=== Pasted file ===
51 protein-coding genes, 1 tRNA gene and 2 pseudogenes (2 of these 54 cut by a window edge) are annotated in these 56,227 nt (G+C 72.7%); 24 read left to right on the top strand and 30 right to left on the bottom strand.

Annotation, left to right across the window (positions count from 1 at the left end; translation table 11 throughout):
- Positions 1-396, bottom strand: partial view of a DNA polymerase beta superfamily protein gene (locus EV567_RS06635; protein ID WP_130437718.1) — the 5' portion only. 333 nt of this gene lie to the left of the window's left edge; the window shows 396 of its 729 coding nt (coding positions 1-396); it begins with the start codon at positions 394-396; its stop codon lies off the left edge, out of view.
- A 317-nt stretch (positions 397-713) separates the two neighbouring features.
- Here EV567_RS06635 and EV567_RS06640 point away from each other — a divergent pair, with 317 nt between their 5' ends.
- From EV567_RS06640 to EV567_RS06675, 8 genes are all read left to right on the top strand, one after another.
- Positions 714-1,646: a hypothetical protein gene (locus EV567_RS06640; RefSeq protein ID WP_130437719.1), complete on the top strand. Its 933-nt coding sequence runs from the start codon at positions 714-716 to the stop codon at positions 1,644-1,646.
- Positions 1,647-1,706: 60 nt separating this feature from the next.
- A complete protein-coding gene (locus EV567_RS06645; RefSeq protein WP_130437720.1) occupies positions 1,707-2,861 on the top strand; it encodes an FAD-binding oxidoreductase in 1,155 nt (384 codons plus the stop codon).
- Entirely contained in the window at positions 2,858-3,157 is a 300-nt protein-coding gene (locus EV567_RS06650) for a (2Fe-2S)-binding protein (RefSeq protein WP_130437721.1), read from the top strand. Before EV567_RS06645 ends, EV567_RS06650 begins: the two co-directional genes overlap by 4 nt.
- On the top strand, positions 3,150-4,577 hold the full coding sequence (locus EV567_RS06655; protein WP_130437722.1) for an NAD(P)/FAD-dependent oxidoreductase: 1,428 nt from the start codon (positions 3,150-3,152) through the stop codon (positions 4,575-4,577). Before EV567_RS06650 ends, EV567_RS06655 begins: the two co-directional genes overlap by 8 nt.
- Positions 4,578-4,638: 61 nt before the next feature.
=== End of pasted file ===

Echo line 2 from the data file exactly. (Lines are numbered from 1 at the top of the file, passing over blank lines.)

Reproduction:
Annotation, left to right across the window (positions count from 1 at the left end; translation table 11 throughout):